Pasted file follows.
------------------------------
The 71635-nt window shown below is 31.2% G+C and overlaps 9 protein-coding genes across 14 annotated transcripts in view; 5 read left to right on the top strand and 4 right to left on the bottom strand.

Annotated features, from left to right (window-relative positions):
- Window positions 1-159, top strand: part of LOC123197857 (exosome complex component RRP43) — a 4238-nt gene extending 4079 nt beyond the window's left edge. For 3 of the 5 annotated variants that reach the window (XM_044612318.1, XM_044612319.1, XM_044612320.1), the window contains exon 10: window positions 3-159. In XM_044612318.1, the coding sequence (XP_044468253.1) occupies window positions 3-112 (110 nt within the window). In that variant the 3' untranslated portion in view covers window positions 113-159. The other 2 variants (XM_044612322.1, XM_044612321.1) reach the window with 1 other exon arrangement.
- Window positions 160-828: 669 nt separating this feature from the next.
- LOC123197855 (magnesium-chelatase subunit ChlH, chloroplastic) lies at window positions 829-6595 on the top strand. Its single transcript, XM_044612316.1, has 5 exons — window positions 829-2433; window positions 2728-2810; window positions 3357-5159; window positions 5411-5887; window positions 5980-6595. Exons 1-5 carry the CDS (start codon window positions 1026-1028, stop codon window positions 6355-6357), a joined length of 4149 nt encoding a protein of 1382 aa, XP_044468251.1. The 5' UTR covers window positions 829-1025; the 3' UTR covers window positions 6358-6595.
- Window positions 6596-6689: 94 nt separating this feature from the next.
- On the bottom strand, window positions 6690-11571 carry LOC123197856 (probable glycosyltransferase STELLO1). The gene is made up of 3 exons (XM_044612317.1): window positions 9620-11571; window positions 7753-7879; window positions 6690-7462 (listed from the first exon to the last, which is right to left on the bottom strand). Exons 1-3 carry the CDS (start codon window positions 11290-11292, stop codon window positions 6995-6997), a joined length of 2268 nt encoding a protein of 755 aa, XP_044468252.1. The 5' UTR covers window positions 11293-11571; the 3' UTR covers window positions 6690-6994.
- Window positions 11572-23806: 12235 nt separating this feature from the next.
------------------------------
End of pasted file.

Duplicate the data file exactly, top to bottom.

The 71635-nt window shown below is 31.2% G+C and overlaps 9 protein-coding genes across 14 annotated transcripts in view; 5 read left to right on the top strand and 4 right to left on the bottom strand.

Annotated features, from left to right (window-relative positions):
- Window positions 1-159, top strand: part of LOC123197857 (exosome complex component RRP43) — a 4238-nt gene extending 4079 nt beyond the window's left edge. For 3 of the 5 annotated variants that reach the window (XM_044612318.1, XM_044612319.1, XM_044612320.1), the window contains exon 10: window positions 3-159. In XM_044612318.1, the coding sequence (XP_044468253.1) occupies window positions 3-112 (110 nt within the window). In that variant the 3' untranslated portion in view covers window positions 113-159. The other 2 variants (XM_044612322.1, XM_044612321.1) reach the window with 1 other exon arrangement.
- Window positions 160-828: 669 nt separating this feature from the next.
- LOC123197855 (magnesium-chelatase subunit ChlH, chloroplastic) lies at window positions 829-6595 on the top strand. Its single transcript, XM_044612316.1, has 5 exons — window positions 829-2433; window positions 2728-2810; window positions 3357-5159; window positions 5411-5887; window positions 5980-6595. Exons 1-5 carry the CDS (start codon window positions 1026-1028, stop codon window positions 6355-6357), a joined length of 4149 nt encoding a protein of 1382 aa, XP_044468251.1. The 5' UTR covers window positions 829-1025; the 3' UTR covers window positions 6358-6595.
- Window positions 6596-6689: 94 nt separating this feature from the next.
- On the bottom strand, window positions 6690-11571 carry LOC123197856 (probable glycosyltransferase STELLO1). The gene is made up of 3 exons (XM_044612317.1): window positions 9620-11571; window positions 7753-7879; window positions 6690-7462 (listed from the first exon to the last, which is right to left on the bottom strand). Exons 1-3 carry the CDS (start codon window positions 11290-11292, stop codon window positions 6995-6997), a joined length of 2268 nt encoding a protein of 755 aa, XP_044468252.1. The 5' UTR covers window positions 11293-11571; the 3' UTR covers window positions 6690-6994.
- Window positions 11572-23806: 12235 nt separating this feature from the next.